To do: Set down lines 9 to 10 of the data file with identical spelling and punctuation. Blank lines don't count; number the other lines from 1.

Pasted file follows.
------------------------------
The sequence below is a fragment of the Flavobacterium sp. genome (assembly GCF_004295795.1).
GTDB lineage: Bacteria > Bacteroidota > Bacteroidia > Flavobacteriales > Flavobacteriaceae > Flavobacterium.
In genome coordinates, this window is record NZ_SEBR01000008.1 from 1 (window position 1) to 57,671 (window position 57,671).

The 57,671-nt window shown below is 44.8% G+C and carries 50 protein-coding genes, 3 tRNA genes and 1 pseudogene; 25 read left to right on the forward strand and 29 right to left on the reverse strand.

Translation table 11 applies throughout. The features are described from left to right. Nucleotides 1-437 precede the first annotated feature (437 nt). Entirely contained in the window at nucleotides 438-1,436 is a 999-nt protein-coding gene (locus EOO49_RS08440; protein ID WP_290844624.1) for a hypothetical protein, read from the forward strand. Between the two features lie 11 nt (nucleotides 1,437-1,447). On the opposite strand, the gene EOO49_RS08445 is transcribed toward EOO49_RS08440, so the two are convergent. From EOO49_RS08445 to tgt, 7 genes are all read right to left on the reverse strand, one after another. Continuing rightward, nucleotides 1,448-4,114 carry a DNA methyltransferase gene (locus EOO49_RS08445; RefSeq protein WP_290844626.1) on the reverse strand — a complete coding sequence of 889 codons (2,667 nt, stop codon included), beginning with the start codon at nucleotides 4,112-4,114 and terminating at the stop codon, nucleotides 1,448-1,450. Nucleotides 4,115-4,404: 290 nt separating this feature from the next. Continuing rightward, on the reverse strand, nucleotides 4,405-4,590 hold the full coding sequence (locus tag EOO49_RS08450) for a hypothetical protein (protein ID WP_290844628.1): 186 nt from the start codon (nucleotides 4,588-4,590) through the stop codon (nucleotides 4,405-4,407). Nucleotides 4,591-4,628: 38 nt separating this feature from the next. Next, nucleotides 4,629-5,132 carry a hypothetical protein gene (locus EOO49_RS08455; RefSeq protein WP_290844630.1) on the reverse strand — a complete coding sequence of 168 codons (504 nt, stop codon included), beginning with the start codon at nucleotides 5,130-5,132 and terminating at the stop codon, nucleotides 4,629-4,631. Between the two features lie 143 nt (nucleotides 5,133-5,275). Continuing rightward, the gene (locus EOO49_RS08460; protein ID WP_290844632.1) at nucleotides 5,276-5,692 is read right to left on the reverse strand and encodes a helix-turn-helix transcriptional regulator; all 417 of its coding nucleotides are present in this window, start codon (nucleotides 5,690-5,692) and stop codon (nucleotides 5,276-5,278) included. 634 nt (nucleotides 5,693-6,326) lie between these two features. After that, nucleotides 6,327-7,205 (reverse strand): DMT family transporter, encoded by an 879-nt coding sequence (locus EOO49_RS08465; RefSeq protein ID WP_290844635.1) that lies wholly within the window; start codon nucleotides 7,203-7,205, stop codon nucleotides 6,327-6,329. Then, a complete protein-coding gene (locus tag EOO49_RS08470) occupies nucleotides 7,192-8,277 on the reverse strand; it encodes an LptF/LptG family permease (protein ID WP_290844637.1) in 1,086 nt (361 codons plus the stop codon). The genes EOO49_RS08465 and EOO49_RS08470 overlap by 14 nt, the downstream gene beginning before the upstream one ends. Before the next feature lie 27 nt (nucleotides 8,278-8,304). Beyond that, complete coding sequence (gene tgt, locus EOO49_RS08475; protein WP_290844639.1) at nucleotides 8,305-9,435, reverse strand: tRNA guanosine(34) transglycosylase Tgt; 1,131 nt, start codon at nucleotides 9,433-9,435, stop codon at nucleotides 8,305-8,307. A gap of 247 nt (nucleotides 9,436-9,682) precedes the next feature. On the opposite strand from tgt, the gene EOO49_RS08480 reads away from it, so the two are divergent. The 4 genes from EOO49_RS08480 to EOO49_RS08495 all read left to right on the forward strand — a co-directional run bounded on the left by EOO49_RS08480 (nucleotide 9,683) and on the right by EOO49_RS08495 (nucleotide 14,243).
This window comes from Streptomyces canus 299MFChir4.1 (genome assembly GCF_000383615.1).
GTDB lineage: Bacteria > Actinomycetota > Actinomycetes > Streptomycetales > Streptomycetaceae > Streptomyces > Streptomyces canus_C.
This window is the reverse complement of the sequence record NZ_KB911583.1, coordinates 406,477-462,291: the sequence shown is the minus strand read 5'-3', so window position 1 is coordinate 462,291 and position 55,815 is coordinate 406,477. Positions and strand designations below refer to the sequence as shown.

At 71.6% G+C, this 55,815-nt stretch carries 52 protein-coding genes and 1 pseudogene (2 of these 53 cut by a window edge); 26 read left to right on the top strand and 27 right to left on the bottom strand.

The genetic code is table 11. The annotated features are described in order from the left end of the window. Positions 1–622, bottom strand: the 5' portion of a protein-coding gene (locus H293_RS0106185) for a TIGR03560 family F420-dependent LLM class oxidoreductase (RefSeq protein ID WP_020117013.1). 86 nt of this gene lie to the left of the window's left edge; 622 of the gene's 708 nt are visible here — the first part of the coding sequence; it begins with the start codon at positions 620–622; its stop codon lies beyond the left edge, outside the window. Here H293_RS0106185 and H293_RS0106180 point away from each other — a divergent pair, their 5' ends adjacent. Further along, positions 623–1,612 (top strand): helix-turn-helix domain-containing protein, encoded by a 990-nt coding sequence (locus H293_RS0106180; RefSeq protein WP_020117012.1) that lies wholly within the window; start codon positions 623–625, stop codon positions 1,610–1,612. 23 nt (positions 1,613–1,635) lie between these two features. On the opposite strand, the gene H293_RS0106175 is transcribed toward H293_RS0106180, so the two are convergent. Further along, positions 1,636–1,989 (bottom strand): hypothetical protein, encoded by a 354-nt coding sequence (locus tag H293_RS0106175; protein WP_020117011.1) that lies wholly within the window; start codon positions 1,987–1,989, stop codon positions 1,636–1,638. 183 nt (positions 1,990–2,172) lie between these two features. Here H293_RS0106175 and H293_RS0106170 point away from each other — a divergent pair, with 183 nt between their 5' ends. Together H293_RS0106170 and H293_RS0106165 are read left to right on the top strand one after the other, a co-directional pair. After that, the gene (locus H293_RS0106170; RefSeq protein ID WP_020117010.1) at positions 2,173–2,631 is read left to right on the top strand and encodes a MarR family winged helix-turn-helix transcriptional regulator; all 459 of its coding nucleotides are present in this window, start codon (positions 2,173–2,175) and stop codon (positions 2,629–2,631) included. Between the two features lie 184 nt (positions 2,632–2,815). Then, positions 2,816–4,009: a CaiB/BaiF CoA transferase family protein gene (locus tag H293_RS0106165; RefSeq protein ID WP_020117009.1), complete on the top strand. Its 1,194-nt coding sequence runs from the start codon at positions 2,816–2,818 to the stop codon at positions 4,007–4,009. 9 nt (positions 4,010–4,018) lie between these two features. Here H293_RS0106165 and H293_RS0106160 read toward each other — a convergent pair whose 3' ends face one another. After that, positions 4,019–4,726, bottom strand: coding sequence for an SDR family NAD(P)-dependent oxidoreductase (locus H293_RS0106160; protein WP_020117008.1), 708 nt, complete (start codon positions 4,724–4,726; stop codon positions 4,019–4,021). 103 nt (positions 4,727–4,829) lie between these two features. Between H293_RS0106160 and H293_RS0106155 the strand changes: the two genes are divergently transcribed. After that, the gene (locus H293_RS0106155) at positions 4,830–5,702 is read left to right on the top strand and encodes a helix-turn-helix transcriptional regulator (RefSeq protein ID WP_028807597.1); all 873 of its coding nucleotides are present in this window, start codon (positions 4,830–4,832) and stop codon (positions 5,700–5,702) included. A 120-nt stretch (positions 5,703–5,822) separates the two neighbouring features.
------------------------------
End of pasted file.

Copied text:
At 71.6% G+C, this 55,815-nt stretch carries 52 protein-coding genes and 1 pseudogene (2 of these 53 cut by a window edge); 26 read left to right on the top strand and 27 right to left on the bottom strand.

The genetic code is table 11. The annotated features are described in order from the left end of the window. Positions 1–622, bottom strand: the 5' portion of a protein-coding gene (locus H293_RS0106185) for a TIGR03560 family F420-dependent LLM class oxidoreductase (RefSeq protein ID WP_020117013.1). 86 nt of this gene lie to the left of the window's left edge; 622 of the gene's 708 nt are visible here — the first part of the coding sequence; it begins with the start codon at positions 620–622; its stop codon lies beyond the left edge, outside the window. Here H293_RS0106185 and H293_RS0106180 point away from each other — a divergent pair, their 5' ends adjacent. Further along, positions 623–1,612 (top strand): helix-turn-helix domain-containing protein, encoded by a 990-nt coding sequence (locus H293_RS0106180; RefSeq protein WP_020117012.1) that lies wholly within the window; start codon positions 623–625, stop codon positions 1,610–1,612. 23 nt (positions 1,613–1,635) lie between these two features. On the opposite strand, the gene H293_RS0106175 is transcribed toward H293_RS0106180, so the two are convergent. Further along, positions 1,636–1,989 (bottom strand): hypothetical protein, encoded by a 354-nt coding sequence (locus tag H293_RS0106175; protein WP_020117011.1) that lies wholly within the window; start codon positions 1,987–1,989, stop codon positions 1,636–1,638. 183 nt (positions 1,990–2,172) lie between these two features. Here H293_RS0106175 and H293_RS0106170 point away from each other — a divergent pair, with 183 nt between their 5' ends. Together H293_RS0106170 and H293_RS0106165 are read left to right on the top strand one after the other, a co-directional pair. After that, the gene (locus H293_RS0106170; RefSeq protein ID WP_020117010.1) at positions 2,173–2,631 is read left to right on the top strand and encodes a MarR family winged helix-turn-helix transcriptional regulator; all 459 of its coding nucleotides are present in this window, start codon (positions 2,173–2,175) and stop codon (positions 2,629–2,631) included. Between the two features lie 184 nt (positions 2,632–2,815). Then, positions 2,816–4,009: a CaiB/BaiF CoA transferase family protein gene (locus tag H293_RS0106165; RefSeq protein ID WP_020117009.1), complete on the top strand. Its 1,194-nt coding sequence runs from the start codon at positions 2,816–2,818 to the stop codon at positions 4,007–4,009. 9 nt (positions 4,010–4,018) lie between these two features. Here H293_RS0106165 and H293_RS0106160 read toward each other — a convergent pair whose 3' ends face one another. After that, positions 4,019–4,726, bottom strand: coding sequence for an SDR family NAD(P)-dependent oxidoreductase (locus H293_RS0106160; protein WP_020117008.1), 708 nt, complete (start codon positions 4,724–4,726; stop codon positions 4,019–4,021). 103 nt (positions 4,727–4,829) lie between these two features. Between H293_RS0106160 and H293_RS0106155 the strand changes: the two genes are divergently transcribed. After that, the gene (locus H293_RS0106155) at positions 4,830–5,702 is read left to right on the top strand and encodes a helix-turn-helix transcriptional regulator (RefSeq protein ID WP_028807597.1); all 873 of its coding nucleotides are present in this window, start codon (positions 4,830–4,832) and stop codon (positions 5,700–5,702) included. A 120-nt stretch (positions 5,703–5,822) separates the two neighbouring features.